There may be many different branches within a repository
at any given time, but there is at most one “active” or
“current” branch. The active branch determines what files
are checked out in the working directory. Furthermore, the current
branch is often an implicit operand in Git commands, such as the target
of the merge operation. By default,
master is the active branch, but you can make any branch the
In Chapter 6, I presented commit graph diagrams containing several branches. Keep this graph structure in mind when you manipulate branches because it helps establish the elegant and simple object model underlying Git’s branches.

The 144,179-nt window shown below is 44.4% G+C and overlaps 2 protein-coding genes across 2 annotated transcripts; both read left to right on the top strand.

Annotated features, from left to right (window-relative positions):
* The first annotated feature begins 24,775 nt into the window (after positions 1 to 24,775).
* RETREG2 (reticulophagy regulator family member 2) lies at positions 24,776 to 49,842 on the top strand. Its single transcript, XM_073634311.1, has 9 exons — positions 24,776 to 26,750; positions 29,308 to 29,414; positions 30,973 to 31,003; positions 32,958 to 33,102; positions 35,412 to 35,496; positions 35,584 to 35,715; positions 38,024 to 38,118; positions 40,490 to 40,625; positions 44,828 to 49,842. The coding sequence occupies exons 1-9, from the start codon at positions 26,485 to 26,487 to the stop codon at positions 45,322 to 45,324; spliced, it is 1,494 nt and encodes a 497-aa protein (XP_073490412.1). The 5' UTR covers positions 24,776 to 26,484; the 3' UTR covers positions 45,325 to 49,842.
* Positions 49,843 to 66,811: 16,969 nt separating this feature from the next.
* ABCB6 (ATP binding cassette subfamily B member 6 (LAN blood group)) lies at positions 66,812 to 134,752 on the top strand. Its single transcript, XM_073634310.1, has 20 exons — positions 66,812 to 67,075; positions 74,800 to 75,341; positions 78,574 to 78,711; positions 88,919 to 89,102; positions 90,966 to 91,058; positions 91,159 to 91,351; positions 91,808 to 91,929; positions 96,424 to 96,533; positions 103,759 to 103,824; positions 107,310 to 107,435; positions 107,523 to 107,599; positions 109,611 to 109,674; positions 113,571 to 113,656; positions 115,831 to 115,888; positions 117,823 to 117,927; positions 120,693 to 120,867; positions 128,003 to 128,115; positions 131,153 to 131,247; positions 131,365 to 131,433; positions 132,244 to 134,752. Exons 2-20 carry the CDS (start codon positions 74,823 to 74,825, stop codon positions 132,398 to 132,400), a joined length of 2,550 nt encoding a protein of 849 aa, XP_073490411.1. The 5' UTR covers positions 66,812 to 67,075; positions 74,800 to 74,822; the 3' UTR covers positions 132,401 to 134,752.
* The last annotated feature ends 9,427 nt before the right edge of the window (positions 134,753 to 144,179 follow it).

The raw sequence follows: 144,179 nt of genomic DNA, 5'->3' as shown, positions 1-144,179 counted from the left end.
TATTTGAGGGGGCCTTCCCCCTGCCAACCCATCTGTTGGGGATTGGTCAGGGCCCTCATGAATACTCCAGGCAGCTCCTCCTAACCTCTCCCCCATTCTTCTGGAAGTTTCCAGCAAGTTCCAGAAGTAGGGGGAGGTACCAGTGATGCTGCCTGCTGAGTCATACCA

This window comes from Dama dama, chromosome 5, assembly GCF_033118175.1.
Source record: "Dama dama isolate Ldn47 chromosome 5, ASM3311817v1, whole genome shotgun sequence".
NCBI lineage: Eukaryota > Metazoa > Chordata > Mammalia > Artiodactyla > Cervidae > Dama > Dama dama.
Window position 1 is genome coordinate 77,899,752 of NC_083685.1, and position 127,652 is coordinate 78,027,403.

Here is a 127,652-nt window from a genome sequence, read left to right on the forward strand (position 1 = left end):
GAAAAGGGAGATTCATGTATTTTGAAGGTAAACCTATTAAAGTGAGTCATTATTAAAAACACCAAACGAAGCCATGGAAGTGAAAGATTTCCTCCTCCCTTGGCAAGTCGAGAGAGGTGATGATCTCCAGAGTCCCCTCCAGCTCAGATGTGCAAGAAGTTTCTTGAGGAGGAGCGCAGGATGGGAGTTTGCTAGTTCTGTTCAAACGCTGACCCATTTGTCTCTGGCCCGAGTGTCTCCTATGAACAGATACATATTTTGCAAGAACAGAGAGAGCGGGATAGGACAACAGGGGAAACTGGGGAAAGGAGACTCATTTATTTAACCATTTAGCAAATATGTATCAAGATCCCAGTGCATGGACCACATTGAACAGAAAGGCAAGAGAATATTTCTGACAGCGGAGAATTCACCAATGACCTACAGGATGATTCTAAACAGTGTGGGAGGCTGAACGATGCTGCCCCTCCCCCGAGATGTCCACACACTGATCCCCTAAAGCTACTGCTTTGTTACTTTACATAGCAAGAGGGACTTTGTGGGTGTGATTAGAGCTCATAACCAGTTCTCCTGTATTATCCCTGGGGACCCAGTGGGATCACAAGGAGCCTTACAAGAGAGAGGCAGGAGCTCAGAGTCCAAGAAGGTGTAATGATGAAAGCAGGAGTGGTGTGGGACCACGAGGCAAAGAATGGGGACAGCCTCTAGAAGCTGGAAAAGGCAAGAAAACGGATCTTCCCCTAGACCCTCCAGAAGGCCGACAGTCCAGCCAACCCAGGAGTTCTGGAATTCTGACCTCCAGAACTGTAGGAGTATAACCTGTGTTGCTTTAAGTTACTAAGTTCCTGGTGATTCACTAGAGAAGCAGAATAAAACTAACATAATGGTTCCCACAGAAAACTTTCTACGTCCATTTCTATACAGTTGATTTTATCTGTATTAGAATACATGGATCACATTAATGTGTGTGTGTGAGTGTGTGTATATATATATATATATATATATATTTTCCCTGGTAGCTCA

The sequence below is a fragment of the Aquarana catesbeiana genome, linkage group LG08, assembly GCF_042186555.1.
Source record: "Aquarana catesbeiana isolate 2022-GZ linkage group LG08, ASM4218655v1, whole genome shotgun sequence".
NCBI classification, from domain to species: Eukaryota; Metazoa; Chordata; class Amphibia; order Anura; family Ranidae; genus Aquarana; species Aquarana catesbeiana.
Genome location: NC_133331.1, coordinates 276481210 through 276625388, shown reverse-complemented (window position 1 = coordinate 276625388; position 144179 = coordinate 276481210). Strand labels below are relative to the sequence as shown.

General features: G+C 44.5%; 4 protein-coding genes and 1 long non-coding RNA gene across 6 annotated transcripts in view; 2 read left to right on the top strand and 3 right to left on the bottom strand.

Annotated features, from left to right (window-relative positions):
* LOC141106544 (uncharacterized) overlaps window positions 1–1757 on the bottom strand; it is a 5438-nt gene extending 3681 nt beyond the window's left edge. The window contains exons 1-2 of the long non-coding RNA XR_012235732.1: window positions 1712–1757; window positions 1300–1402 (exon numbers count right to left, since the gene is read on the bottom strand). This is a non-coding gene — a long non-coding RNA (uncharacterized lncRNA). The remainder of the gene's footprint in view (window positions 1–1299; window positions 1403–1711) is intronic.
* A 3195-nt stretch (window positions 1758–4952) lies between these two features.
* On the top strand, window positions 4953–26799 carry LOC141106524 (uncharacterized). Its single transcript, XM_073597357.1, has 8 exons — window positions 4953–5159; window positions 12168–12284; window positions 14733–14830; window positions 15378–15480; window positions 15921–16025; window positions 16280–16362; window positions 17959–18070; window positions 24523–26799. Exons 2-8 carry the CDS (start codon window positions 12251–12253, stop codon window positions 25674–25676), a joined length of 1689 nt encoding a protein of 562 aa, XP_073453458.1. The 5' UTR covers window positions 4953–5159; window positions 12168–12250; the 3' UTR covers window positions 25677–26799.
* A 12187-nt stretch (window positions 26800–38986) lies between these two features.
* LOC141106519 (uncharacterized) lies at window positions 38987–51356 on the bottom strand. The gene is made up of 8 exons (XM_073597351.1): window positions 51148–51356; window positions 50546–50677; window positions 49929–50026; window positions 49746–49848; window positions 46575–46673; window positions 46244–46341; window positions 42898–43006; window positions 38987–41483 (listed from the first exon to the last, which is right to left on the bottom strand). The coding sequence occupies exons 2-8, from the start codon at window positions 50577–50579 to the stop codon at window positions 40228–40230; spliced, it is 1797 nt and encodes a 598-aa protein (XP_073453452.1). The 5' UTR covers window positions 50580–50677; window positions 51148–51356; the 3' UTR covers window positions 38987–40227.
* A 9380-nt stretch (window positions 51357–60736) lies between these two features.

A branch allows the content of the repository to diverge in many directions, one per branch. Once a repository forks at least one branch, each commit is applied to one branch or the other, whichever is active.
Each branch in a specific repository must have a unique name, and the name always refers to the most recent revision committed on that branch. The most recent commit on a branch is called the tip, or head, of the branch.
Git doesn’t keep information about where a branch originated.
Instead, the branch name moves incrementally forward as new commits are
made on the branch. Older commits must therefore be named by their hash
or via a relative name such as
dev~5. If you want to keep track of a particular commit—because it represents a stable point in the project, say, or is a version you want to test—you can explicitly assign ...